“What’s interesting about the film is not just the experience of watching it but how it stays with you. I wasn’t asking myself at 12 what it means to be a human being, but sub-consciously, those seeds were planted. I realize how much influence it had in the culture I grew up in.”

The moment Gosling got the script for the sequel, there was no way he wouldn’t be a part of this film that stands on its own, but also is very much a tribute to all that came before. “The script was a love letter, in many ways, to the original. Respectively carrying out the themes and narratives of the original but at the same time introducing its own conceptual ideas that still was massive in scale. At same time, [it is] intimate and personal and emotional. This is an experience unique to Blade Runner.”

Sure, being in Blade Runner 2049 is something to write home about and highlight on one’s acting resume. But, regardless of the project… a chance to work alongside a legend like Ford, well then — that’s a whole new level of must-do. From the sounds of Ford’s first day on set, it made an impression on Gosling.

“He arrived in a very cinematic way. We heard, ‘Harrison has landed.’ Then, ‘Harrison was on his way to the set.’ Then, ‘Harrison had arrived.’ It was very darkly lit. You could only distinguish people by their silhouette. Suddenly, this very distinctive silhouette appears and steps into the light. And he looks at me like I was an eight-year-old kid who just broke his window. Then, immediately [he] put us at ease. He’s the best collaborator you could ever ask for.

Villeneuve too shares reverence for the original and took painstaking steps to ensure that the film’s legacy would stay adored, and dare we say even expanded into a whole new level of fandom. It was also different because it was the first time the auteur wasn’t working from an idea that he was part of its genesis.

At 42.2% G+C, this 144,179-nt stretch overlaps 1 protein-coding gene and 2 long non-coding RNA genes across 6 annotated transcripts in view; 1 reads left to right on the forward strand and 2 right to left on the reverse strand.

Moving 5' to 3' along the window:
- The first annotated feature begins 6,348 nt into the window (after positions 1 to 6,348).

“What was different in this movie was to start with somebody else’s dream. I was playing with the ideas of Ridley Scott and Hampton Fancher (screenwriter). One of the toughest things for me, with this project, was to bring back Rick Deckard, Harrison’s character,” Villeneuve said.

“To my great relief, right from the start, I felt that Harrison wanted to be a part of the creative process and to help me. I would not have been able to do it alone. I needed collaboration and a dialogue.”

Through that tandem between Ford and Villeneuve, a believable, memorable and extraordinary plot was hatched in terms of how to not only bring back Deckard, but also have him play an integral part of the mystery at large that haunts all involved in Blade Runner 2049.

“At the beginning, there was a long period of silence and uncertainty, in regard to how to be bringing this character back to life. What will his mental state be when he’s been away from our eyes for 30 years? It’s a process. I love to create with actors. I love to share. That’s my goal, to share creativity with them. I think that’s what I tried to do with them, and specifically with Harrison. It was crucial, more than ever.”